Bovine capillary endothelial (BCE) cells were incubated at 4 degrees C with 5 ng/ml 125I-basic fibroblast growth factor (bFGF) to equilibrate 125I-bFGF with high affinity cell surface receptors and low affinity matrix binding sites. 67% of the added 125I-bFGF bound to the matrix and 7% bound to receptors. The fate of bound bFGF was followed after cells were incubated in bFGF-free medium and were shifted to 37 degrees C to restore cell metabolism. 125I-bFGF bound to receptors decreased rapidly while the amount of 125I-bFGF bound to matrix was reduced more slowly. The rapid decrease in receptor-bound 125I-bFGF appeared to be due to a down-regulation of bFGF receptors; cells that had been treated for 5 h with bFGF had 60% fewer high affinity receptors than untreated cells. Despite the initial high level of 125I-bFGF binding to matrix, most of this 125I-bFGF was mobilized and metabolized by the cells. 125I-bFGF was internalized by the cells at 37 degrees C, leading to a constant accumulation of 125I-bFGF within the cell. Internalized bFGF was rapidly cleaved from an 18-kD form to a 16-kD form. The 16-kD form was more slowly degraded with a half-life of approximately 8 h. Degradation of internalized 125I-bFGF was inhibited by chloroquine, suggesting that the digestion occurred in a lysosomal compartment. The role of matrix binding sites in the internalization process was investigated. Binding to matrix sites seemed not to be directly involved in the internalization process, since addition of heparin at a concentration that blocked 95% of the binding to matrix had no effect on the initial rate of internalization of bFGF. BCE cells also released a substance that competed for the binding of bFGF to matrix but not to receptors. This substance bound to DEAE-cellulose and was sensitive to heparinase treatment, suggesting that it was a heparinlike molecule. Thus, heparinlike molecules produced by BCE cells can modulate the cellular interaction with bFGF. Matrix-associated heparinlike molecules bind bFGF which can later be metabolized by the cell, and secreted heparinlike molecules release bFGF from matrices.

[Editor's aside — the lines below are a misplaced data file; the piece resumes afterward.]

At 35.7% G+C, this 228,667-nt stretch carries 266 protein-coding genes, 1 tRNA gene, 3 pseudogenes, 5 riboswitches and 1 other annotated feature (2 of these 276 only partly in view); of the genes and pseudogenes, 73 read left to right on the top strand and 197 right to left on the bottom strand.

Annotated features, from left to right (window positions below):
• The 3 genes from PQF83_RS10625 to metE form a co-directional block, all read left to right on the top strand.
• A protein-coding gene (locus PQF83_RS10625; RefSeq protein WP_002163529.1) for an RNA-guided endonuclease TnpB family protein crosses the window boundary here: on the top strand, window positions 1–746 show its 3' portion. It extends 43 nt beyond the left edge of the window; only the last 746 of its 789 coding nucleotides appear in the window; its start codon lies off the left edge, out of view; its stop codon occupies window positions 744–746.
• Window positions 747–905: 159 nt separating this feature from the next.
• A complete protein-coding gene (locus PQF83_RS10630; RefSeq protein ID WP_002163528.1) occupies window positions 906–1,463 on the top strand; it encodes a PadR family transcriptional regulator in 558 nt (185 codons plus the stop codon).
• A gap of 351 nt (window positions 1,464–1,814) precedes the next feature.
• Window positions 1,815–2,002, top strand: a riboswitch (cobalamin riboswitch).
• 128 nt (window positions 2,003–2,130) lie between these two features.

Article| August 01 1988
Metabolism of receptor-bound and matrix-bound basic fibroblast growth factor by bovine capillary endothelial cells.
Department of Cell Biology, New York University Medical Center, New York 10016.
Online Issn: 1540-8140
Print Issn: 0021-9525
J Cell Biol (1988) 107 (2): 753–759.
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D Moscatelli; Metabolism of receptor-bound and matrix-bound basic fibroblast growth factor by bovine capillary endothelial cells.. J Cell Biol 1 August 1988; 107 (2): 753–759. doi: https://doi.org/10.1083/jcb.107.2.753
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